End of Fillings? King’s Researchers Find Novel Way to Regrow Damaged Teeth
The new biological method could see teeth use their natural ability to repair large cavities rather than using cements or fillings, which are prone to infections and often need replacing a number of times.
Researchers at King’s College London in the United Kingdom have discovered that Tideglusib, a drug designed to regrow brain cells in patients living with neurological disorders such as Alzheimer’s, can stimulate the stem cells contained in the pulp of teeth. This discovery generates enough dentine – the hard, calcified tissue beneath the outer enamel surface in teeth – and naturally regenerates the damaged teeth, substantially reducing the need for artificial fillings.
Previous work by the team has shown that Tideglusib stimulates stem cells in the center of the tooth, triggering them to develop into odontoblasts (specialized tooth cells) and boosting the production of dentine, allowing larger defects to be reversed. Professor Paul Sharpe, lead author of the study, commented:
“The simplicity of our approach makes it ideal as a clinical dental product for the natural treatment of large cavities, by providing both pulp protection and restoring dentine. In addition, using a drug that has already been tested in clinical trials for Alzheimer’s disease provides a real opportunity to get this dental treatment quickly into clinics.”
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In the trial conducted on mice, the team showed that when the damaged tooth was filled with a biodegradable sponge soaked in Tideglusib, the tooth gradually rebuilt cavities extending from the surface to the root. The cavity was then covered with a cap made from a glass compound, as, although the dentine regrows, the drug does not help enamel to regrow. In the study published in Scientific Reports, the researchers explain:
“The restoration of dentine lost in deep caries lesions in teeth is a routine and common treatment that involves the use of inorganic cements based on calcium or silicon-based mineral aggregates. Such cements remain in the tooth and fail to degrade and thus normal mineral volume is never completely restored. This novel, biological approach to dentine restoration stimulates the natural formation of reparative dentine via the mobilization of resident stem cells in the tooth pulp.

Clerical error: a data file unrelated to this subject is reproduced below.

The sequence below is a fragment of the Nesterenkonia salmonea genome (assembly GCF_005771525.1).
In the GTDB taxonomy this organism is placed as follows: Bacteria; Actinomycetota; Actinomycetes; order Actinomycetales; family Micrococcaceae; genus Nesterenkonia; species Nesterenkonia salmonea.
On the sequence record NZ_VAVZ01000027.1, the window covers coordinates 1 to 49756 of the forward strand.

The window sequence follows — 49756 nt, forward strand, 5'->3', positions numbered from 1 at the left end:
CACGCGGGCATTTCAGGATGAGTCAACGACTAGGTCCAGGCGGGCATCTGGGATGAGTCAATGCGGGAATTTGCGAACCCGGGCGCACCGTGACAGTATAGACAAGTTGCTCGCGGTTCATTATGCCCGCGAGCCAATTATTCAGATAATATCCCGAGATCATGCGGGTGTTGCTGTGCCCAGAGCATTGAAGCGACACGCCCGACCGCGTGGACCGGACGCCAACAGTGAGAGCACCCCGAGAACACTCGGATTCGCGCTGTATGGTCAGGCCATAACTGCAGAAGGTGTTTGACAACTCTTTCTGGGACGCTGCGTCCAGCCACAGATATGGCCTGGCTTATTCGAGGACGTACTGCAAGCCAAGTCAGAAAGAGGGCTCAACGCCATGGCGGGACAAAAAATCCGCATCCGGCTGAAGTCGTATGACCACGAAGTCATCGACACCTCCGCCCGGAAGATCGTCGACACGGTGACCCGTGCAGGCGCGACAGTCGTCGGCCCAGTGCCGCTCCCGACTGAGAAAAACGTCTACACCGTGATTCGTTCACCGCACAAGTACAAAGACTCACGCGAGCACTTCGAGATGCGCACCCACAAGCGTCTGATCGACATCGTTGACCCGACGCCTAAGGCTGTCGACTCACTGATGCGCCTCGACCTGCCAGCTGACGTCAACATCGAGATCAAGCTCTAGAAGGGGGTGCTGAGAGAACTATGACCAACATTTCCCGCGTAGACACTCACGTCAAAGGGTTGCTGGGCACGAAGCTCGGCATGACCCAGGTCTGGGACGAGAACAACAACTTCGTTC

“Biodegradable, clinically-approved collagen sponges are used to deliver low doses of small molecule glycogen synthase kinase (GSK-3) antagonists that promote the natural processes of reparative dentine formation to completely restore dentine. Since the carrier sponge is degraded over time, dentine replaces the degraded sponge leading to a complete, effective natural repair. This simple, rapid natural tooth repair process could thus potentially provide a new approach to clinical tooth restoration.”
Currently, dentists use materials such as dental amalgam, composite and cement to treat larger cavities and fill the holes in teeth. But these traditional fillings not only weaken the tooth and leave it prone to infections; the tooth is usually extracted after undergoing multiple treatments. However, the new method, claim the researchers, could reduce the need for man-made fillings as teeth regenerated using Tideglusib would be as good as new.
“The novel, biological approach could see teeth use their natural ability to repair large cavities rather than using cements or fillings, which are prone to infections and often need replacing a number of times. Indeed when fillings fail or infection occurs, dentists have to remove and fill an area that is larger than what is affected, and after multiple treatments the tooth may eventually need to be extracted. As this new method encourages natural tooth repair, it could eliminate all of these issues, providing a more natural solution for patients.”
The method is currently being tested in rats, and there’s a lot more research to be done to confirm if the results can be replicated in humans. However, the first human clinical trials are expected later this year; and because the drug has passed its safety tests in humans, the researchers believe it could be used on humans within three to five years.
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